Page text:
Soviet R-7 ICBM (the type that launched Sputnik)No global third world war ever took place.  Mindful that a full-scale nuclear exchange would be a disaster for both sides, the superpowers fought each other through a variety of proxy wars and "shadow struggles" in Korea, Vietnam, Afghanistan, and dozens of other places.  The strategy of the United States and its like-minded allies was to use the nuclear threat to avert a direct Soviet attack on Western Europe and allow time for the eventual internal reform or even collapse of the Soviet Union and its satellite states.  Events eventually confirmed this strategy, but the Soviet Union in the interim proved willing to use overt military force to prevent the collapse of communist governments, most notably with its invasions of Hungary in 1956 and Czechoslovakia in 1968.  At the same time, the Soviet Union supported the spread of communism through insurrections and the overthrow of pro-western regimes in the third world.  The United States, in turn, responded with economic and military aid and, where necessary, armed force to prop up friendly governments and used its own secret intelligence services in attempts to overthrow unfriendly governments.

United States Marine in Korea, December 1950After four decades of an enormously expensive arms race, the Soviet economy in the 1980s finally collapsed.  Once it became clear that the Soviet Union would no longer intervene militarily, the people of Eastern Europe overwhelmingly rejected communism in a wave of mostly peaceful revolts throughout 1989 and 1990.  When the Russian people were finally allowed to participate in a democratic election, they too rejected communism, weary as they were of more than seven decades of repressive and sometimes murderous governments.  The peoples of other nations that had been forced to join the Soviet Union -- from the Baltic Republics to Ukraine to the Caucasus Mountains to the steppes of Asia -- chose to leave the Soviet Union completely.  On Christmas Day, 1991, the Soviet flag was lowered for the last time over the Kremlin, and the Soviet Union officially ceased to exist.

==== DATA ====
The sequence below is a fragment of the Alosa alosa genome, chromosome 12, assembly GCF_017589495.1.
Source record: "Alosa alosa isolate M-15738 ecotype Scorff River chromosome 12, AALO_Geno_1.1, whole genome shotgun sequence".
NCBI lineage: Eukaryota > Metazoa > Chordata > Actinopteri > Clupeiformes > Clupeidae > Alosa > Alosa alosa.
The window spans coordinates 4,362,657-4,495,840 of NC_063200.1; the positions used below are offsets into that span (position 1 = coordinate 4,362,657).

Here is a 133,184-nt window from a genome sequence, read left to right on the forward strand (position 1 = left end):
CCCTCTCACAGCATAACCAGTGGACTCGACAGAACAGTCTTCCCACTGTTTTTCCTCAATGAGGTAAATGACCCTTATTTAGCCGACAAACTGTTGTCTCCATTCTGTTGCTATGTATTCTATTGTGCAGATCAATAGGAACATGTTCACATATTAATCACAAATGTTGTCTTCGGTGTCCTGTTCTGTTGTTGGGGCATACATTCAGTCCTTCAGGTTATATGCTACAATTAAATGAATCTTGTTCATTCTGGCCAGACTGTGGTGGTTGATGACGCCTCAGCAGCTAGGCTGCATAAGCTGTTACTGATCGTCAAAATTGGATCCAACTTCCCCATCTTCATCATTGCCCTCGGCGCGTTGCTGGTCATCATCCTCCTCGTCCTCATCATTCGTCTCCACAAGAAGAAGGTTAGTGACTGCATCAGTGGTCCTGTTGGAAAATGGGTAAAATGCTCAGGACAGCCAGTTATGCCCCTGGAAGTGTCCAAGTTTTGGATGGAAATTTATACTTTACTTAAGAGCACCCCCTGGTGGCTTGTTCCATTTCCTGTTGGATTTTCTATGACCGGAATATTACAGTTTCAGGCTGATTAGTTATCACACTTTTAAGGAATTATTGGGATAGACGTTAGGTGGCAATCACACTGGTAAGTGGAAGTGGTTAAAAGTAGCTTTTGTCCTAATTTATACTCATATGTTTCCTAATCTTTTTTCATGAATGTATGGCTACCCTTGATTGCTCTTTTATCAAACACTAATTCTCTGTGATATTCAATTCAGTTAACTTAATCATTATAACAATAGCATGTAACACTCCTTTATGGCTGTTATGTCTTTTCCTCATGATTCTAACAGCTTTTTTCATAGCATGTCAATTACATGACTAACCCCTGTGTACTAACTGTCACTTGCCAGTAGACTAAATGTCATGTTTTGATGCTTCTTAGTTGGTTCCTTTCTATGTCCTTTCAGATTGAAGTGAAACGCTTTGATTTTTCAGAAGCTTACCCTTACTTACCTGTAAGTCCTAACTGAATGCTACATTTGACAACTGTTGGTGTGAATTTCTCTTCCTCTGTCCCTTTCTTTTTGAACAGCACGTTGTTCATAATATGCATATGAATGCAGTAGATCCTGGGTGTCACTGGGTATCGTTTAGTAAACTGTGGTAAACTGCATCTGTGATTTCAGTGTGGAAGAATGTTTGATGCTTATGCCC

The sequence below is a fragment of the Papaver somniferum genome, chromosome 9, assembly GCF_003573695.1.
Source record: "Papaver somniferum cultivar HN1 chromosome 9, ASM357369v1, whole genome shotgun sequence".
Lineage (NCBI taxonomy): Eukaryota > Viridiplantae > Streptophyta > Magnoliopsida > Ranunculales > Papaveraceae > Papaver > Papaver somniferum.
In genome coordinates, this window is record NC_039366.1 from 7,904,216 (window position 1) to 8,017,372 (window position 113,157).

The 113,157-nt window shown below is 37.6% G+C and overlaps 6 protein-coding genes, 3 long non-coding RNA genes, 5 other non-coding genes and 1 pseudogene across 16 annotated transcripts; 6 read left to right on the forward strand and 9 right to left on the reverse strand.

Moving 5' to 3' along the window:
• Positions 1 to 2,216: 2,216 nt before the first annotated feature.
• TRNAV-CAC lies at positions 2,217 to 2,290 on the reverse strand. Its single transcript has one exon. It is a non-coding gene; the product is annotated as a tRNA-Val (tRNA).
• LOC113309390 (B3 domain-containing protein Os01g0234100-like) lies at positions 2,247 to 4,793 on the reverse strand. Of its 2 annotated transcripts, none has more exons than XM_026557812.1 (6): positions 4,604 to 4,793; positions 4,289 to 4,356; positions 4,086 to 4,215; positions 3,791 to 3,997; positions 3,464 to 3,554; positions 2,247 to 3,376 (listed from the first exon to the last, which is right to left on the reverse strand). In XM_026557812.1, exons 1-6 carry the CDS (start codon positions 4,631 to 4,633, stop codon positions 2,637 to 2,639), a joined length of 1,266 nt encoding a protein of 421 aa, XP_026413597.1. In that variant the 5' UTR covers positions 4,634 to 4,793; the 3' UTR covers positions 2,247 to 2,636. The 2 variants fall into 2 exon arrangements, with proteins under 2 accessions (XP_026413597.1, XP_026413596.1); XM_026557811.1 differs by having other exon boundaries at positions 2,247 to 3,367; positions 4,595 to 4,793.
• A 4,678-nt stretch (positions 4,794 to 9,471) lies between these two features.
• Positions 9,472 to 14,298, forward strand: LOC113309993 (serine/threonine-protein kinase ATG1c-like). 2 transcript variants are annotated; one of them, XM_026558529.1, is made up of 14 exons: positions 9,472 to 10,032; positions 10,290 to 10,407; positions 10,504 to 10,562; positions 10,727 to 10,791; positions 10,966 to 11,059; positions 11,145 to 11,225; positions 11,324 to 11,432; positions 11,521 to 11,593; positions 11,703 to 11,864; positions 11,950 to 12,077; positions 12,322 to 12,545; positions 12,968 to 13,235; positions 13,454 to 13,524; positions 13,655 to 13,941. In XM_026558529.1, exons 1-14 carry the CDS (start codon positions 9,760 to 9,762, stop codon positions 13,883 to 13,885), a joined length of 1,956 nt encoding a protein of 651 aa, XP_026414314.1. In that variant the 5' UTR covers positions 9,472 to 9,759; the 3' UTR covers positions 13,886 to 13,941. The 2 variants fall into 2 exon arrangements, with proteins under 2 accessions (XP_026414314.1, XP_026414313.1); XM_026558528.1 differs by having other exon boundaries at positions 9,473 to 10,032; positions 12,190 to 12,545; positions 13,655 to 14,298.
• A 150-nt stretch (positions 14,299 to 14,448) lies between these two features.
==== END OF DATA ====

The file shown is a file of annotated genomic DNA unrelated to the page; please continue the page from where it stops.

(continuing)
President Ronald Reagan talks to the East, Berlin Wall, June 12, 1987This "victory" did not come cheap.  Millions died in the wars fought in Korea, Vietnam, Afghanistan, and elsewhere.  Untold wealth, which could have been put toward any number of social or humanitarian needs, was expended on military manpower and sophisticated weaponry.  Nor was victory foreordained.  No one knew for certain whether communism would not prove to be the inevitable wave of the future or if the ideological struggle would not all end in a massive nuclear exchange spawned by accident or desperation.  

The nuclear weapons designed, built, and tested by the Manhattan Project and its lineal descendents were perhaps the single most defining element of the second half of the twentieth century.Ivy King nuclear test, November 15, 1952 At the same time that they visited on the world unprecedented fear and a daily awareness of the nearness of global holocaust, nuclear weapons also bought the necessary time to achieve a successful outcome to the Cold War on the basis of ideology, economics, social structure, and the limited application of military might.  In the over half-century since the Manhattan Project, the world has seen no wars that have even come close to matching the death and destruction associated with the two world wars of the early part of the century.  Perhaps Robert Oppenheimer's wish for a weapon that was so terrible that war itself would become obsolete was not entirely without hope.

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Sources and notes for this page.

Most of the text for this page is original to the Department of Energy's Office of History and Heritage Resources.  Parts were adapted from, and portions were taken directly from, the History Office publication: Terrence R. Fehner and F. G. Gosling, Origins of the Nevada Test Site (DOE/MA-0518; Washington: History Division, Department of Energy, December 2000), 86-87.  The phrase "the delicate balance of terror" is from Albert Wohlstetter's famous article of the same name, Foreign Affairs 37 (January 1959), 211-234.  The photographs of the Berlin Wall in 1962 and of Dean Acheson signing the NATO Treaty are courtesy the North Atlantic Treaty Organization (NATO).  The photograph of Joseph Stalin with Vyacheslav Molotov is courtesy Roosevelt Presidential Library (via the National Archives (NARA)).  The photograph of the B-29s over Korea is courtesy NARA.  The photograph of the Berlin Wall in 1987 is courtesy the White House Photographic Office (via NARA).  The photograph of the Marine in Korea is courtesy the Office of the Secretary of the Air Force (via NARA).  The photograph of the Soviet R-7 ICBM is courtesy the Federation of American Scientists.  The photograph of the Ivy Mike thermonuclear (hydrogen bomb) test and the Ivy King nuclear test are courtesy the Department of Energy's Nevada Site Office.